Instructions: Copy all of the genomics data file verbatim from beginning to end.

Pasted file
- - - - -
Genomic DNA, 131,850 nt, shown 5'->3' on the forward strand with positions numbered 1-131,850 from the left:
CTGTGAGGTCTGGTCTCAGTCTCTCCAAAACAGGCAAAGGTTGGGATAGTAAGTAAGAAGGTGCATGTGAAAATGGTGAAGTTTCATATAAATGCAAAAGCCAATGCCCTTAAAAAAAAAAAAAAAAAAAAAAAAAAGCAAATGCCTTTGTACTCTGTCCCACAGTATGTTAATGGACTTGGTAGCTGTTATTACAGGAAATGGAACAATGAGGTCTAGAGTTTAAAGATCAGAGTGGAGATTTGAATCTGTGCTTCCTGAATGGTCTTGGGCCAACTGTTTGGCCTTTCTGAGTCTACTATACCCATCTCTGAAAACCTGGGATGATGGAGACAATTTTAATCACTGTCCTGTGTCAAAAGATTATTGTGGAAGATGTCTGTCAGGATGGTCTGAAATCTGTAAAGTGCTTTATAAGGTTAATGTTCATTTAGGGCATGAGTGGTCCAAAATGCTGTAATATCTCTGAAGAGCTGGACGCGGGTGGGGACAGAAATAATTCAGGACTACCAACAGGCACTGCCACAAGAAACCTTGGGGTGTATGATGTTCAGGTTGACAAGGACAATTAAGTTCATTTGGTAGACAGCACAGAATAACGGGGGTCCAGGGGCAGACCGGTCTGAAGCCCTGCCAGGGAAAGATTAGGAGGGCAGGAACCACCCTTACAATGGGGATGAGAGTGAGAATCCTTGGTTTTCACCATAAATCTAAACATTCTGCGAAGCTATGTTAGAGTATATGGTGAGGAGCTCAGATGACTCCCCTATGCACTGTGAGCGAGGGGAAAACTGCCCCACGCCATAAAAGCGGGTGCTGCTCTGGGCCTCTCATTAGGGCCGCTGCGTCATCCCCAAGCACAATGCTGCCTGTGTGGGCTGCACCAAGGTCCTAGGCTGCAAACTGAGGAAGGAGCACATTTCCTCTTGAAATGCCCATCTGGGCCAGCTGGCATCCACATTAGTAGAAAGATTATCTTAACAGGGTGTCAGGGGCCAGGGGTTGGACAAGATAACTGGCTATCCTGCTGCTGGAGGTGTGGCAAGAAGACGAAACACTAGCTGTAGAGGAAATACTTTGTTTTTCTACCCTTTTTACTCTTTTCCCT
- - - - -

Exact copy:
Genomic DNA, 131,850 nt, shown 5'->3' on the forward strand with positions numbered 1-131,850 from the left:
CTGTGAGGTCTGGTCTCAGTCTCTCCAAAACAGGCAAAGGTTGGGATAGTAAGTAAGAAGGTGCATGTGAAAATGGTGAAGTTTCATATAAATGCAAAAGCCAATGCCCTTAAAAAAAAAAAAAAAAAAAAAAAAAAGCAAATGCCTTTGTACTCTGTCCCACAGTATGTTAATGGACTTGGTAGCTGTTATTACAGGAAATGGAACAATGAGGTCTAGAGTTTAAAGATCAGAGTGGAGATTTGAATCTGTGCTTCCTGAATGGTCTTGGGCCAACTGTTTGGCCTTTCTGAGTCTACTATACCCATCTCTGAAAACCTGGGATGATGGAGACAATTTTAATCACTGTCCTGTGTCAAAAGATTATTGTGGAAGATGTCTGTCAGGATGGTCTGAAATCTGTAAAGTGCTTTATAAGGTTAATGTTCATTTAGGGCATGAGTGGTCCAAAATGCTGTAATATCTCTGAAGAGCTGGACGCGGGTGGGGACAGAAATAATTCAGGACTACCAACAGGCACTGCCACAAGAAACCTTGGGGTGTATGATGTTCAGGTTGACAAGGACAATTAAGTTCATTTGGTAGACAGCACAGAATAACGGGGGTCCAGGGGCAGACCGGTCTGAAGCCCTGCCAGGGAAAGATTAGGAGGGCAGGAACCACCCTTACAATGGGGATGAGAGTGAGAATCCTTGGTTTTCACCATAAATCTAAACATTCTGCGAAGCTATGTTAGAGTATATGGTGAGGAGCTCAGATGACTCCCCTATGCACTGTGAGCGAGGGGAAAACTGCCCCACGCCATAAAAGCGGGTGCTGCTCTGGGCCTCTCATTAGGGCCGCTGCGTCATCCCCAAGCACAATGCTGCCTGTGTGGGCTGCACCAAGGTCCTAGGCTGCAAACTGAGGAAGGAGCACATTTCCTCTTGAAATGCCCATCTGGGCCAGCTGGCATCCACATTAGTAGAAAGATTATCTTAACAGGGTGTCAGGGGCCAGGGGTTGGACAAGATAACTGGCTATCCTGCTGCTGGAGGTGTGGCAAGAAGACGAAACACTAGCTGTAGAGGAAATACTTTGTTTTTCTACCCTTTTTACTCTTTTCCCT